U.S. Air Force Secretary Michael Donley's one-word answer to a simple question today seems to have created some downwash in the Pentagon and -- possibly -- in Japan.
The question: Would the CV-22 be deployed to Japan?
The answer: Yes.
The follow-up question: When and where, specifically?
The follow-up answer: Not gonna say.
Given the sensitivities in Japan to the U.S. Marine Corps basing of Bell-Boeing V-22s in the region, this got some attention in today's "state of the Air Force briefing," the first held by Donley and Gen. Mark Welsh, III, the relatively new chief of staff. Locals in Japan fear the tiltrotors are unsafe, in part because of a tattered testing record early in the development program that resulted in Marine fatalities, as well as recent incidents during operations. However, the platform has been rotated in and out of Iraq and Afghanistan and garnered praise by the Marines and Air Force alike for its agility.
Donley's answer isn't shocking. The CV-22 is a premier platform for use by special operators in need of fast and relatively covert vertical lift. The idea that these tiltrotor aircraft would be based in Japan -- a strong Pacific ally of Washington -- makes sense, especially as the Pentagon is turning its attention to a heavier presence in the region.
But apparently that wasn't really supposed to be a topic of discussion for today, and Donley's affirmation of what we all knew was likely to happen eclipsed the official notification to Tokyo that more Ospreys would be nesting there. Because by the end of the work day here in Washington, Pentagon Press Secretary George Little issued a "clarification."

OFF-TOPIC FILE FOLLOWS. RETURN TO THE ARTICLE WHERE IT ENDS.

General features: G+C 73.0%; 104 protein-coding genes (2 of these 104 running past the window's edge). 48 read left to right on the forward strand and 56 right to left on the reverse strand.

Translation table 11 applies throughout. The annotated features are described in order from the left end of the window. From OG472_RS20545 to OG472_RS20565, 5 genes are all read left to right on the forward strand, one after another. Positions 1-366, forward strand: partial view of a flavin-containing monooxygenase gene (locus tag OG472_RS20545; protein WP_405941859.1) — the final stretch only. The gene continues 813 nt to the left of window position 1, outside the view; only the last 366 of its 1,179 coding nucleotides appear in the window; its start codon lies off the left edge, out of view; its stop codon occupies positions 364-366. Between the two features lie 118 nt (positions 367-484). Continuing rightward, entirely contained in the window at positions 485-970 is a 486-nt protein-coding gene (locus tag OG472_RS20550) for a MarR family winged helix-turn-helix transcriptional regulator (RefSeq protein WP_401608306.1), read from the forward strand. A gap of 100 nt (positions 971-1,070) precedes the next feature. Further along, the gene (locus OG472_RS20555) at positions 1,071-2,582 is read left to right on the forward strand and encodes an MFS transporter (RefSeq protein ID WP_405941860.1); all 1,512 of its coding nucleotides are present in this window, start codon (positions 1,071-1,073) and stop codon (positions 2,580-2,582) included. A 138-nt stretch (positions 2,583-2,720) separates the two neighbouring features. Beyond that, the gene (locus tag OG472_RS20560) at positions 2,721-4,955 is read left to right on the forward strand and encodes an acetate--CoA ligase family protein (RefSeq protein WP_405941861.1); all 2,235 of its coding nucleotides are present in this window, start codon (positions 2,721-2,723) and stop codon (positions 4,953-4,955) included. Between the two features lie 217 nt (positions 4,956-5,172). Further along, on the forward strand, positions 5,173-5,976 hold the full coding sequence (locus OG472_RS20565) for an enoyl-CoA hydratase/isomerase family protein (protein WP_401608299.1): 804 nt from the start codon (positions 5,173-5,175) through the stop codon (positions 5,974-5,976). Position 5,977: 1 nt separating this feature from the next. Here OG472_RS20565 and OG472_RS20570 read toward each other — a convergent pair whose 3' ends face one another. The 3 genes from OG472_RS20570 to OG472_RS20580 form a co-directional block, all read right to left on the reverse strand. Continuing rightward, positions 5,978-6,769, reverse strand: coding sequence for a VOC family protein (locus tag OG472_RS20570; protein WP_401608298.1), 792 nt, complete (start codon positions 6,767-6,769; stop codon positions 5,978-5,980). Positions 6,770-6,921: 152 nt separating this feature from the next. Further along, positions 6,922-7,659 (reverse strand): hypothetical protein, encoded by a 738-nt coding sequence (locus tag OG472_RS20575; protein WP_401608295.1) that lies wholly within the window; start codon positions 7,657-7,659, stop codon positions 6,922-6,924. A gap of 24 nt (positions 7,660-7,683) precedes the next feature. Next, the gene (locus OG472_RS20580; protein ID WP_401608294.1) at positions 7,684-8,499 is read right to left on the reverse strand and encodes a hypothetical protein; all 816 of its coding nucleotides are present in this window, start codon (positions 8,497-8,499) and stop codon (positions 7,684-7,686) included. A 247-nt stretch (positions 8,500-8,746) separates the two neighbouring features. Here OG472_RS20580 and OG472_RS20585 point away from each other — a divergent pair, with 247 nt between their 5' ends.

"The Department of Defense continuously assesses its worldwide force posture. We are seeking a force posture in the Asia-Pacific that is geographically distributed, operationally focused, and politically sustainable.
"As part of the planning process, the Department of Defense evaluates a range of possible basing options for our forces. That process is currently on-going and includes multiple locations in the Asia-Pacific region.
"Any deployment of the Air Force CV-22 to the Asia-Pacific region is years away and no construction has begun to support such a deployment. The CV-22 is a Special Operations variant of the Osprey; as a Special Operations platform the demands for this capability are fluid and constantly changing to react to world events.
"The United States has not notified the Government of Japan about the CV-22 because we have not made a basing decision.
"The U.S.-Japan Alliance, supported by a robust U.S. military presence which includes the U.S. Air Force, continues to provide the deterrence and capabilities necessary for the defense of Japan and for the maintenance of peace, security and economic prosperity in the Asia-Pacific region."